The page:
People of the American Revolution: Books (Secondary Leaders)
Note: For more about the Revolution, I will have those on a separate page. This is for the overflow of books, since those categories are already overcrowded.
Betsy Ross: Girl of Old Philadelphia,(Also sold under the title of Betsy Ross: Designer of Our Flag) a Childhood of Famous Americans book. “Recreates the childhood of the woman traditionally remembered as the maker of the first American flag, which was secretly presented to General George Washington in Philadelphia in 1776.” Middle students. Pennsylvania.
Can’t You Make Them Behave, King George? a lighthearted look into the life of King George III of England and his decisions that led to the American Revolution, Jean Fritz, level 5.6
Crispus Attucks: Black Leader of Colonial Patriots Crispus Attucks was born into slavery around 1723, the son of an African American enslaved person and a Natick Indian. After years of forced labor in the Boston area, Crispus escaped and began working on trading ships and whaling vessels until he died in the Boston Massacre. A Childhood of Famous Americans biography. Middle students. Massachusetts.
Crispus Attucks and the Boston Massacre (Jr. Graphic African-American History) Readers will discover that, even as a free man, Attucks fought for the equality of others. Uses the graphic format to show readers how this man lived out his heroic life and how he came to be a key figure in our struggle for independence in this graphic novel. Level 4.2. Middle students.
Dan Morgan: Wilderness Boy, a Childhood of Famous American series, the story of the childhood of Daniel Morgan an American pioneer, soldier, and United States Representative from Virginia. Read-aloud style. Middle students.
Ethan Allen: Green Mountain Boy Childhood of Famous Americans series, biography, read-aloud style. Leader of the Green Mountain Boys. Middle Students. Connecticut.
Ethan Allen and the Green Mountain Boys Cornerstones of Freedom series. Discusses the facts and tall tales about Revolutionary War hero Ethan Allen, who, along with Benedict Arnold, led the Green Mountain Boys in capturing Fort Ticonderoga from the British in 1775. Middle to older students.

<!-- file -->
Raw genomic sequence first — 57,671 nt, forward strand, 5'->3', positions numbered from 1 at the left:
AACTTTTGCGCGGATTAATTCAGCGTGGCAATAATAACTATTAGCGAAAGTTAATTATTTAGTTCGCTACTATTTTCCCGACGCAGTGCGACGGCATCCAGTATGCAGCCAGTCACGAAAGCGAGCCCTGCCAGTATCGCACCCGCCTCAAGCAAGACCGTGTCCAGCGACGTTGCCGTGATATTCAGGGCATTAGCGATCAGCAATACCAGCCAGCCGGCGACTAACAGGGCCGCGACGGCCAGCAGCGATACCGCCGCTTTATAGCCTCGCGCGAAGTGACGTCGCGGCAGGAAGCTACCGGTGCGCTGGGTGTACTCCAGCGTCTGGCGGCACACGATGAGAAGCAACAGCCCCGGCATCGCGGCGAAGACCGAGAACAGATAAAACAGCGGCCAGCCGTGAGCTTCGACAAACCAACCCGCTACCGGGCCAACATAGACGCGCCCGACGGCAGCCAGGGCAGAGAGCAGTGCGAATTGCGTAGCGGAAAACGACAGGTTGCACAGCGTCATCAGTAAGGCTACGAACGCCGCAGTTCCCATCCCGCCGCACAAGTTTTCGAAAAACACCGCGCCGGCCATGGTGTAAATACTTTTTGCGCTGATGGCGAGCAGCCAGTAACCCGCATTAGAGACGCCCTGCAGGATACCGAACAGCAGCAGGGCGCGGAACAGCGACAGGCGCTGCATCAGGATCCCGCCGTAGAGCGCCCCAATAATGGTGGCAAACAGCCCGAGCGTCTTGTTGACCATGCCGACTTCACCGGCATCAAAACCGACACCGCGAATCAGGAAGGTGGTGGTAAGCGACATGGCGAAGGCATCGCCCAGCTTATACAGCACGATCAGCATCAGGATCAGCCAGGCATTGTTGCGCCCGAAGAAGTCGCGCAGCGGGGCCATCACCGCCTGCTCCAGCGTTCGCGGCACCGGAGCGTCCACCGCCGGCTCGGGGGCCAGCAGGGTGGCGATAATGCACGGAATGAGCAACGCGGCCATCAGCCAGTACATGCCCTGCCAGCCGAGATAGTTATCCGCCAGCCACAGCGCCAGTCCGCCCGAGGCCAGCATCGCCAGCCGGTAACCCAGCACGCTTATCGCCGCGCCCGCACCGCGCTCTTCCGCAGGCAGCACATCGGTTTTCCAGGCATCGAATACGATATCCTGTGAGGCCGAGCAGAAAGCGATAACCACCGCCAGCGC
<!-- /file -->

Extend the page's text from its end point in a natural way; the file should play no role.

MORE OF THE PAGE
Francis Marion: Young Swamp Fox, Childhood of Young Americans series about a boy who grew up to be a famous military leader in the French and Indian War as well as the Revolutionary War. South Carolina. Middle Students.
George Rogers Clark: Boy of the Old Northwest Childhood of Famous Americans book. George Rogers Clark was a goo-humored, likable, resourceful bou filed with a zest for wildlife life. Follow his childhood before he grew up to be a great Revolutionary War officer. Middle students.
Henry Knox: Bookseller, Soldier, Patriot Picture book. A hearty eater, dapper dresser, bookseller to Loyalists and Patriots alike, and married into a staunch Loyalist family, Henry Knox may seem an unlikely hero. But his fascination with warfare and strategy and his support of the Patriot cause prepared him to do what no one else thought was possible: transport heavy artillery from Fort Ticonderoga, up and down snow-covered hills and across frozen lakes, to relieve the siege of Boston. Level 6.8. Younger to Middle students. Massachusetts.
James Monroe: Good Neighbor Boy Childhood of Famous Americans series. Middle students. Virginia.
John Hancock: Independent Boy The life of John Hancock, a contemporary of Samuel Adams and Paul Revere and the first to sign the Declaration of Independence is featured in this volume of the Young Patriots series. Detailing Hancock’s early years, this work focuses on his relationship with his boyhood friend John Adams, and his academic struggles with what he would later become most famous for—his writings. Hancock’s famous achievements later in life are also chronicled, from attending the Boston Tea Party to becoming president of the Continental Congress. The entirety of his life is colorfully illustrated with renderings that convey the drama of the birth of the United States. Middle students. Massachusetts.